Transplantation has developed in leaps and bounds in the replacement of severely damaged organs. However increased longevity and harmful lifestyles, such as smoking and excessive alcohol consumption, have caused a dramatic increase in the demand for organs. The transplantation system has reached crisis levels, with only a third of those on the kidney transplant waiting list receiving a transplant between April 2012 and April 2013 in the UK.
Recent advances in cell biology have allowed for the culturing of human cell lines in laboratories. This simple culturing has already been very useful and is used regularly to grow skin. But these cells usually lack more complex structure and cannot grow new organs. Other technologies to grow organs are being developed, using collagen scaffolds as a surface.
But using a 3D printer may be the way forward. 3D printing is the process of using a printer to print out complex structures from various materials, including biologically safe plastics, biochemicals and living cells, to form mechanically and biologically functional structures for use in regenerative treatments.
The 3D printers can be used to print out structures similar to the collagen scaffold which can then be impregnated with cells. The materials used are medically safe and long-lasting. Last year in the US a two year old girl who was born without a trachea received a plastic windpipe developed by this method and coated with her own stem cells. Unfortunately, she died as a result of lung complications following the surgery despite the trachea being fully functional.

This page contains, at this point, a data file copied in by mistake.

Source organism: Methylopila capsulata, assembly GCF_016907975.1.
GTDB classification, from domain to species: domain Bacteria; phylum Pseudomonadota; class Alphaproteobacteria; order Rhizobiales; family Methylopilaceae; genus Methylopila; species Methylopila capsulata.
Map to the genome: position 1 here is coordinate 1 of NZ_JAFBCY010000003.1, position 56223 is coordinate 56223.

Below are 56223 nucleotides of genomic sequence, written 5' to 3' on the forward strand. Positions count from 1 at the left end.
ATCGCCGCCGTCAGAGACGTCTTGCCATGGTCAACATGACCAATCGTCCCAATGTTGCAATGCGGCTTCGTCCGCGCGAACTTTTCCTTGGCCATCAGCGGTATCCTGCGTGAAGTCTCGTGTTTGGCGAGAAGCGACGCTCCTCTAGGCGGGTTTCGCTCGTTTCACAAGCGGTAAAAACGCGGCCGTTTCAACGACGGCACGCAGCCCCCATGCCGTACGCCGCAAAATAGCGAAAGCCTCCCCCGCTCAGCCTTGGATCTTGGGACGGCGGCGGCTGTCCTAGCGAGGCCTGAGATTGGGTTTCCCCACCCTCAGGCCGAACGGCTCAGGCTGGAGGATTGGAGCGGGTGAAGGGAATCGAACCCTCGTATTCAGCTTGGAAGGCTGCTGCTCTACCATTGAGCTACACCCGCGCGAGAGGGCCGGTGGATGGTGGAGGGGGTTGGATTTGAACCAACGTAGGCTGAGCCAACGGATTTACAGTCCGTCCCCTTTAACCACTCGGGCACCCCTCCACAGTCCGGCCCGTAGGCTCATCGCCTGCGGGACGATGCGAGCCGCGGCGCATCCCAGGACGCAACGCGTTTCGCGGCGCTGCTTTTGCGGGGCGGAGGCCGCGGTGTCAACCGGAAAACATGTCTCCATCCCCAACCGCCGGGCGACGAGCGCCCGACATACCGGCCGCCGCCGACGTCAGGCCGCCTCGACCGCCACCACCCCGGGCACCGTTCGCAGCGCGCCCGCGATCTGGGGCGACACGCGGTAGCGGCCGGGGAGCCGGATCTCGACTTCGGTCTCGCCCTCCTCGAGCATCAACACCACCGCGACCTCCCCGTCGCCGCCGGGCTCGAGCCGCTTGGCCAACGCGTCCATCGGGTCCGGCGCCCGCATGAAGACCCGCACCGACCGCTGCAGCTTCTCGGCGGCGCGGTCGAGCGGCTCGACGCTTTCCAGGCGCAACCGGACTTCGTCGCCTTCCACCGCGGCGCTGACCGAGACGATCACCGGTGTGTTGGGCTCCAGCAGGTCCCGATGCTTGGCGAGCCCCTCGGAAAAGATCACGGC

Anthony Atala at Wake Forrest School of Medicine is one of the leading pioneers of these technologies and has used 3D printers which print out cells along with collagen and a coagulant to build up an organ one layer at a time. The Atala lab has been running a clinical trial using the bladders made by this method. In his 2011 TED talk he also showed that a kidney could be printed out in just seven hours! This remarkable speed is very promising allowing rapid treatment for patients who undergo severe organ trauma.
Until recently the organs developed had to be relatively simple because of difficulties in printing capillaries, the small blood vessels which supply oxygen to cells. A break through by researchers at Sydney and Harvard last year showed that it was possible to print these, suggesting that more complex and longer-lasting organs may not be too far away.
In addition to work on printed organs, researchers at Wake Forrest School of Medicine are attempting to develop medical machinery for in situ printing, which prints cells directly onto the patient to correct damage. In mice this treatment can halve the time taken for the skin to heal, and whilst it is still in pre-clinical stages, it shows a great deal of promise.
Tissue engineering and 3D printing of whole organs are showing immense promise. They clearly have the potential to revolutionise modern medicine and they will help to address the global transplant shortage, combating the patient–organ rejection problem which has plagued the field of transplantation since its inception.